Every year when Ki Tissa comes around and it’s time to hear about Israel’s demand for a god they can see, I think about a poem my son Jonah wrote when he was around 7 years old. Brendl, the editor of the Cambridge [England] Jewish Residents Association magazine, invited local children to submit stories and poems written from the perspective of a biblical character. Jonah chose to write his poem from the point of view of the Golden Calf. It went something like this: Once I was happy and proud. Everyone was bowing down to me and praising me. But then my life changed. They pulled me down and broke me into pieces. My happiness ended.

I should have placed a bet that day that Jonah would become an anthropologist. He’s recently finished his field work in Sierra Leone, where, as I heard when I visited him, he was known as ‘black man in white man’s skin’. But his career plan aged 7 was to run a synagogue with a restaurant. (His brother Jacob’s plan at the same age was to found a cleaning company called Graceful Cleaning.)

Jonah’s poem confirmed for me his capacity to see the world as others saw it. I felt very proud of him. Empathy with the other is among the Torah’s central teachings: You shall not wrong a stranger or oppress him, for you were strangers in the land of Egypt. Perhaps it was because he grew up in a vegetarian household, and was sensitive even about birthday cakes in the shape of a living being, that Jonah took this a step further and empathized with the Golden Calf.

But seeing the world as others see it doesn’t get an entirely positive rap in the Torah. The spies conclude their negative report on the inhabitants of the Promised Land with the words: We were like grasshoppers in our own eyes, and in their eyes too. The community breaks into loud wails. The spies’ demeaning self-portrayal was hardly good for morale, but even more damaging was their assessment of how they appeared to their future enemies — like grasshoppers. Prospective conquerors can afford to feel small, but they can’t afford to look small.

But here’s the question. Did the inhabitants of the land really see the spies as grasshoppers or, as seems more likely, were the spies simply unable to understand that seeing yourself in a certain way doesn’t mean that that’s how you look to others? It’s hard to come to terms with the fact that other people’s perceptions of you can differ wildly from your own self-perception. And it’s even harder to accept that how they see you is often more consequential than how you see yourself.

This point was driven home to me during a session I was running for the Fellows of my Cambridge college on how to conduct undergraduate admissions interviews. Since Oxford and Cambridge put a lot of weight on these interviews, it’s crucial that they be conducted fairly and, as far as possible, without bias.

It was my task to tell the interviewers to ensure that interviewing rooms (typically their college offices) were appropriately arranged: no sofas with broken springs into which candidates might sink without trace, and no rickety chairs facing into blinding sunlight. I had to remind them that preliminary small talk intended to put candidates at their ease — how was your journey? — would seem more stressful to some than challenging questions about the field they’d applied to study. And I needed to warn them off subjects, such as religion and sexuality, that could make candidates feel uncomfortable and played no role in the decision making process.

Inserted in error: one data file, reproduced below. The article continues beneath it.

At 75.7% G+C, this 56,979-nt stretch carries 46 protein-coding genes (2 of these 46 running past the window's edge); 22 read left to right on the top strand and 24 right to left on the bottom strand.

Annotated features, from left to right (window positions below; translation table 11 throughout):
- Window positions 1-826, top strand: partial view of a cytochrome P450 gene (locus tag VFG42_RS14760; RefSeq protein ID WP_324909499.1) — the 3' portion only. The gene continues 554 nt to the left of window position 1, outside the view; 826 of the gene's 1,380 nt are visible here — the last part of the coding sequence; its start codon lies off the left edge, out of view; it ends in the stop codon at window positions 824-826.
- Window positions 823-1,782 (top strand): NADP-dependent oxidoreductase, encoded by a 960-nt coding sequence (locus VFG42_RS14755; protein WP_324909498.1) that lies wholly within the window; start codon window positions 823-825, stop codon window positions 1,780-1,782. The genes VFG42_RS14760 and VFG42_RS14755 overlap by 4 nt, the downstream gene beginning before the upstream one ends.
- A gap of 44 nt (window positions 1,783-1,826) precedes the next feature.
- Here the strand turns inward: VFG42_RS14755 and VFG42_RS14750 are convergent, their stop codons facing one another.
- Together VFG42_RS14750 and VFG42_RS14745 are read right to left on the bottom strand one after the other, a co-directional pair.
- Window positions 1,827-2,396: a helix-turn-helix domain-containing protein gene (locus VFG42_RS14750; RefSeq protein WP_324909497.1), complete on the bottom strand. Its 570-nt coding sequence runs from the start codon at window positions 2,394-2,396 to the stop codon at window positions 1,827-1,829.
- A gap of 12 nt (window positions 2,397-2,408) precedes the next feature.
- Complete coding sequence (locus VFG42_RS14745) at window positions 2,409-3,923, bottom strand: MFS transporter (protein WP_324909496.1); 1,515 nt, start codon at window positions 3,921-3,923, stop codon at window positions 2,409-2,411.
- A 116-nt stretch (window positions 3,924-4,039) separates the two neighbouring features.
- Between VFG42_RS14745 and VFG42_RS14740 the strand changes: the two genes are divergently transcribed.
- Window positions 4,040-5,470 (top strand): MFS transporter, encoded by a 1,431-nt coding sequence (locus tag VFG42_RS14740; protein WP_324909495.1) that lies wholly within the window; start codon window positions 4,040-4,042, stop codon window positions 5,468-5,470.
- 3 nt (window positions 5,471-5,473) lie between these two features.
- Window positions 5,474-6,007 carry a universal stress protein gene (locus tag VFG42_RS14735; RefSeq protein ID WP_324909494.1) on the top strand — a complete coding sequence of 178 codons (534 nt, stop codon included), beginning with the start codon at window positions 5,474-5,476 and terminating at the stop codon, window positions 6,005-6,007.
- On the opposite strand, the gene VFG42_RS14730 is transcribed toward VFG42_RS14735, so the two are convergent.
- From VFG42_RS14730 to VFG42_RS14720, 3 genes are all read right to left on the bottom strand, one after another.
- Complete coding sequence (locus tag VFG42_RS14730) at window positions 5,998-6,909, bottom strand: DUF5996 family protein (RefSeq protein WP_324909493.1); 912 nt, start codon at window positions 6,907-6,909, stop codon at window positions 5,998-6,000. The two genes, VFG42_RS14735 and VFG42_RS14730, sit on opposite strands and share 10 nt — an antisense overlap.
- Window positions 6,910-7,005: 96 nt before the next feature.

In sum, I told the prospective interviewers, you need to put yourselves in the place of interviewees, and do your best to give them the opportunity to shine that you’d want for yourself. I was basing my advice partly on my memory of my own admissions interviews —  many years earlier, at Oxford — when I was rendered almost speechless by terrifying female dons with an encyclopedic knowledge of English literature. And suddenly the light dawned. I could be as supportive and encouraging as I liked, but in the eyes of the young women applying to Newnham College, I was now the terrifying female don!

I’m reflecting on this now partly because, once again, I’m having trouble seeing myself as others see me. Last week, my husband and I spent a few days in Rome. Based on what we’d read and heard about anti-Zionism and anti-Semitism in Europe, we felt nervous about telling people who asked that we were from Israel. I suppose we could have passed ourselves off as American and English respectively, and been evasive about domicile, but we wanted to tell the truth. To our surprise, relief and pleasure, everyone we told reacted with apparently unfeigned enthusiasm. Not one seemed hostile, critical or even uncomfortable. Is it possible that the whole world doesn’t hate us after all, I wondered. Are we being misled by the media? Is Italy unique? Did we just get lucky? Can we ever really know how others see us?

But there’s another reason why I’ve been thinking a lot about seeing and being seen. A few days ago, my older son Jacob sent me a link to an extraordinary Israeli news programme. It’s about a student in a class called ‘Systemic Justice’ that Jacob co-teaches with at Harvard Law School. The student is a young Israeli Arab woman. She was born and raised in Haifa, did her national service in Jerusalem in the Department of Justice, and completed her legal education in Israel with an extremely prestigious ‘internship’ in the Supreme Court. And if all that’s not impressive enough, she’s been completely blind since birth. This 10-minute film is worth watching, even if you can’t follow the Hebrew. Since you can see, you’ll be able to get the — deeply inspiring — picture.